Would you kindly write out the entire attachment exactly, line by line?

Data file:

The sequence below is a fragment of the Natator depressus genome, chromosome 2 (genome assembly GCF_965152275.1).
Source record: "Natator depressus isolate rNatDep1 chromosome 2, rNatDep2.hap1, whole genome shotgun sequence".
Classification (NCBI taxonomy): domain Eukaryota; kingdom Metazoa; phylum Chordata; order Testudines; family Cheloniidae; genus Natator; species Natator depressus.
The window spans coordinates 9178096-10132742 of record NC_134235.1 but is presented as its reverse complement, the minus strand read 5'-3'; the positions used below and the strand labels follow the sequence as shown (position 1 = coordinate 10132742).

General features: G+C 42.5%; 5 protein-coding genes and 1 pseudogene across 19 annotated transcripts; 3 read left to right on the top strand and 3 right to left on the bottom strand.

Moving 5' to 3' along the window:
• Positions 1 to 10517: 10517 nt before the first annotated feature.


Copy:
The sequence below is a fragment of the Natator depressus genome, chromosome 2 (genome assembly GCF_965152275.1).
Source record: "Natator depressus isolate rNatDep1 chromosome 2, rNatDep2.hap1, whole genome shotgun sequence".
Classification (NCBI taxonomy): domain Eukaryota; kingdom Metazoa; phylum Chordata; order Testudines; family Cheloniidae; genus Natator; species Natator depressus.
The window spans coordinates 9178096-10132742 of record NC_134235.1 but is presented as its reverse complement, the minus strand read 5'-3'; the positions used below and the strand labels follow the sequence as shown (position 1 = coordinate 10132742).

General features: G+C 42.5%; 5 protein-coding genes and 1 pseudogene across 19 annotated transcripts; 3 read left to right on the top strand and 3 right to left on the bottom strand.

Moving 5' to 3' along the window:
• Positions 1 to 10517: 10517 nt before the first annotated feature.